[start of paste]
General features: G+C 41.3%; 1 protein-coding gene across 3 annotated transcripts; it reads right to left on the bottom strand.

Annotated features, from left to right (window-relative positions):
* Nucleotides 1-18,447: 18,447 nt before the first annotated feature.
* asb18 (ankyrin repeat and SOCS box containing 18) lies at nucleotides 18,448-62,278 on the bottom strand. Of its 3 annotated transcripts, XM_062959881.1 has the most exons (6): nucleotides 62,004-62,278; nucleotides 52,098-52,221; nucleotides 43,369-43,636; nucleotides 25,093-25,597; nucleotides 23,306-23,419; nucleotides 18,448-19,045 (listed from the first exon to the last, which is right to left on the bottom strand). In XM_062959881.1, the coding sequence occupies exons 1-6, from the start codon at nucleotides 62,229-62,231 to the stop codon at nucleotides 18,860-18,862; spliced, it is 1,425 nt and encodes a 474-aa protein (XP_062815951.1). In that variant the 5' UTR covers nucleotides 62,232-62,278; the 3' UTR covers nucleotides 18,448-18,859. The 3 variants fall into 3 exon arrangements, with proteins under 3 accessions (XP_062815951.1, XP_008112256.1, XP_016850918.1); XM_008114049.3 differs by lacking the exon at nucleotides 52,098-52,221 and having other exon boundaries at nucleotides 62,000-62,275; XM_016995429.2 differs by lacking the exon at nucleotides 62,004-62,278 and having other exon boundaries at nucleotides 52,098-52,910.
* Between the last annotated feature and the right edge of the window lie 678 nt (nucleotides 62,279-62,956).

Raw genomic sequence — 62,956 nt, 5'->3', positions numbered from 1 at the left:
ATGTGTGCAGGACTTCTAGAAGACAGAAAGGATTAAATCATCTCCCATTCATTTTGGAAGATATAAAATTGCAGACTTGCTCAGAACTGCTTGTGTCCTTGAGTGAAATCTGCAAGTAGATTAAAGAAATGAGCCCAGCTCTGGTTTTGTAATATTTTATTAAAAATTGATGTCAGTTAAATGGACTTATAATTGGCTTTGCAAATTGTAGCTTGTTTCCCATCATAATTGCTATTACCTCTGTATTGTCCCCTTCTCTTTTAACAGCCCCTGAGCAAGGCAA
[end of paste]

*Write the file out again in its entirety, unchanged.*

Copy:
General features: G+C 41.3%; 1 protein-coding gene across 3 annotated transcripts; it reads right to left on the bottom strand.

Annotated features, from left to right (window-relative positions):
* Nucleotides 1-18,447: 18,447 nt before the first annotated feature.
* asb18 (ankyrin repeat and SOCS box containing 18) lies at nucleotides 18,448-62,278 on the bottom strand. Of its 3 annotated transcripts, XM_062959881.1 has the most exons (6): nucleotides 62,004-62,278; nucleotides 52,098-52,221; nucleotides 43,369-43,636; nucleotides 25,093-25,597; nucleotides 23,306-23,419; nucleotides 18,448-19,045 (listed from the first exon to the last, which is right to left on the bottom strand). In XM_062959881.1, the coding sequence occupies exons 1-6, from the start codon at nucleotides 62,229-62,231 to the stop codon at nucleotides 18,860-18,862; spliced, it is 1,425 nt and encodes a 474-aa protein (XP_062815951.1). In that variant the 5' UTR covers nucleotides 62,232-62,278; the 3' UTR covers nucleotides 18,448-18,859. The 3 variants fall into 3 exon arrangements, with proteins under 3 accessions (XP_062815951.1, XP_008112256.1, XP_016850918.1); XM_008114049.3 differs by lacking the exon at nucleotides 52,098-52,221 and having other exon boundaries at nucleotides 62,000-62,275; XM_016995429.2 differs by lacking the exon at nucleotides 62,004-62,278 and having other exon boundaries at nucleotides 52,098-52,910.
* Between the last annotated feature and the right edge of the window lie 678 nt (nucleotides 62,279-62,956).

Raw genomic sequence — 62,956 nt, 5'->3', positions numbered from 1 at the left:
ATGTGTGCAGGACTTCTAGAAGACAGAAAGGATTAAATCATCTCCCATTCATTTTGGAAGATATAAAATTGCAGACTTGCTCAGAACTGCTTGTGTCCTTGAGTGAAATCTGCAAGTAGATTAAAGAAATGAGCCCAGCTCTGGTTTTGTAATATTTTATTAAAAATTGATGTCAGTTAAATGGACTTATAATTGGCTTTGCAAATTGTAGCTTGTTTCCCATCATAATTGCTATTACCTCTGTATTGTCCCCTTCTCTTTTAACAGCCCCTGAGCAAGGCAA